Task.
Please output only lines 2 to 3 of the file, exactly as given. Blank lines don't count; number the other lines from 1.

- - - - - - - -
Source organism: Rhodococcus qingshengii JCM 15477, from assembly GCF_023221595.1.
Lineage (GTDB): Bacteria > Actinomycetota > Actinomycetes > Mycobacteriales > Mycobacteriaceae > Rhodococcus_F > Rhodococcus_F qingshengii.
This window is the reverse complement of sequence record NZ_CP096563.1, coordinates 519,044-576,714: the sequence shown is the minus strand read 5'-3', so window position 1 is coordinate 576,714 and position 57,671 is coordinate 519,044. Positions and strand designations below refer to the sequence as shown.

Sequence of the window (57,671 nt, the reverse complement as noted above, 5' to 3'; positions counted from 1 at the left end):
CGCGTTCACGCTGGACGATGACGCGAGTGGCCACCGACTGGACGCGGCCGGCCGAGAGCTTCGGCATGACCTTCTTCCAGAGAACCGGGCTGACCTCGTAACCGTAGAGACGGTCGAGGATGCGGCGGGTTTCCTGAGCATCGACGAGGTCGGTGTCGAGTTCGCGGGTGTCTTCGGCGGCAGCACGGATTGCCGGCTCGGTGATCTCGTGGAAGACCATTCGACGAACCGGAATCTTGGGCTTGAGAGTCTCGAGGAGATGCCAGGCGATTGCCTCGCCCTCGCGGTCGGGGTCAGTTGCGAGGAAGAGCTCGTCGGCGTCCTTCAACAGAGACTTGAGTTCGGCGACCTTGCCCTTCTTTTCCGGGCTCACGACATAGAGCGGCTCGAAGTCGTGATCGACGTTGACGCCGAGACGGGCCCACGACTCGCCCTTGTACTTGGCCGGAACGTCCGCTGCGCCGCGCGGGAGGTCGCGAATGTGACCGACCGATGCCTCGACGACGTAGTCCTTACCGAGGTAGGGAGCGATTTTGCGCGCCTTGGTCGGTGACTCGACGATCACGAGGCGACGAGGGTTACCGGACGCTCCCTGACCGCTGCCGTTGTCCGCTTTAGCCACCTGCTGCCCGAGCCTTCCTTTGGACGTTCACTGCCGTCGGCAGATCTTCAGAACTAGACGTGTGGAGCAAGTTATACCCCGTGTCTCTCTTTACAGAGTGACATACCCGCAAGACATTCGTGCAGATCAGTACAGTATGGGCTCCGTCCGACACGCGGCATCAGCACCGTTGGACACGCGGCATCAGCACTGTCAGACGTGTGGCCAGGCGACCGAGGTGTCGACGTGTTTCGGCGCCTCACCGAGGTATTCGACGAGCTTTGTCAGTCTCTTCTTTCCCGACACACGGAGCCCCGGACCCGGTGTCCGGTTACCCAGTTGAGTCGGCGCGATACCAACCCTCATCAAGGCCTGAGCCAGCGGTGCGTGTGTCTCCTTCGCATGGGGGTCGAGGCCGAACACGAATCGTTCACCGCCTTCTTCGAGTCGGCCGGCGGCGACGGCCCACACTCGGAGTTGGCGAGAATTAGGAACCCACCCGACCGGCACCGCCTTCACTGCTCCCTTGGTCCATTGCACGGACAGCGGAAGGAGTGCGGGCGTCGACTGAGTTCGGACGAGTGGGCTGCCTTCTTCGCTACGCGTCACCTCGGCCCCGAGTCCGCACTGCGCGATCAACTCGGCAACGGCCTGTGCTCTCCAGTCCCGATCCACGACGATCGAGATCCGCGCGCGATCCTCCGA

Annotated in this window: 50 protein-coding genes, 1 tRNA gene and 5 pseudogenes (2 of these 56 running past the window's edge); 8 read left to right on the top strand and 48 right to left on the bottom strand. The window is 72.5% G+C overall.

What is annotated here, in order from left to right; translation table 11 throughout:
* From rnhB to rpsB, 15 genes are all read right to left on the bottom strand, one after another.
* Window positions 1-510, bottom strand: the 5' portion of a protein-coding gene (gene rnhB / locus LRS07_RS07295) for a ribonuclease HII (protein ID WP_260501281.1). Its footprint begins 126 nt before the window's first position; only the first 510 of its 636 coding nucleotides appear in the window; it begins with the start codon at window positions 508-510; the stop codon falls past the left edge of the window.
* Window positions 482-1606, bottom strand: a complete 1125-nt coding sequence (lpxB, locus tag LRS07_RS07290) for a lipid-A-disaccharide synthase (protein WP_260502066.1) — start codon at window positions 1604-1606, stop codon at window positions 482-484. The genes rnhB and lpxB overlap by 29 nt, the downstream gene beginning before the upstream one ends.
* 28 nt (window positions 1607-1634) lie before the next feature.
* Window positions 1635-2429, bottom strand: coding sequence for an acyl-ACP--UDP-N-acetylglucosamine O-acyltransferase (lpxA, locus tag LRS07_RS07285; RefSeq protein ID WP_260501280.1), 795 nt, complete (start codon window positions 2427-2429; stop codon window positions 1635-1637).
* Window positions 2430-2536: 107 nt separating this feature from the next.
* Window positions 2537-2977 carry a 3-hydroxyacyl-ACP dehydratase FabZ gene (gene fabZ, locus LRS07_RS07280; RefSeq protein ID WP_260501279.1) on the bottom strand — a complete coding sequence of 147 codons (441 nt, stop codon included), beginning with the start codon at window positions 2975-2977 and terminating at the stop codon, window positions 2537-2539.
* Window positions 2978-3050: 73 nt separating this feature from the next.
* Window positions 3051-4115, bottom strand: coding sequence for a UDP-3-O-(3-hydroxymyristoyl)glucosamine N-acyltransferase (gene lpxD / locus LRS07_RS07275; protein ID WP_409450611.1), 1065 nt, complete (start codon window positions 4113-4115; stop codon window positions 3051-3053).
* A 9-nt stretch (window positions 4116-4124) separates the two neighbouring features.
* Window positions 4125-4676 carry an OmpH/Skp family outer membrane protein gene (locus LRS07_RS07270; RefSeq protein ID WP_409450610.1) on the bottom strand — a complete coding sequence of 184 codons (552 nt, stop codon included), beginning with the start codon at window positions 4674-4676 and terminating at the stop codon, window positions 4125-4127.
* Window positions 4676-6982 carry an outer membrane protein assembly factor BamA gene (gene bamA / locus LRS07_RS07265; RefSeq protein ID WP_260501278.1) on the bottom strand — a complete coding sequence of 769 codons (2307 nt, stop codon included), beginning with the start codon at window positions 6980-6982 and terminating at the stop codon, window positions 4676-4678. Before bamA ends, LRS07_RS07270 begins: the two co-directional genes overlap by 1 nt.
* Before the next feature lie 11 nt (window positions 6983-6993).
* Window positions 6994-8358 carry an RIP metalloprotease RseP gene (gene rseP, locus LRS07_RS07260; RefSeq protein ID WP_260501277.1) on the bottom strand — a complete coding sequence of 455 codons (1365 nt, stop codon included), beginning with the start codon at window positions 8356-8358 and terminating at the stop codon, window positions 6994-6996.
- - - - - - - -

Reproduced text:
Lineage (GTDB): Bacteria > Actinomycetota > Actinomycetes > Mycobacteriales > Mycobacteriaceae > Rhodococcus_F > Rhodococcus_F qingshengii.
This window is the reverse complement of sequence record NZ_CP096563.1, coordinates 519,044-576,714: the sequence shown is the minus strand read 5'-3', so window position 1 is coordinate 576,714 and position 57,671 is coordinate 519,044. Positions and strand designations below refer to the sequence as shown.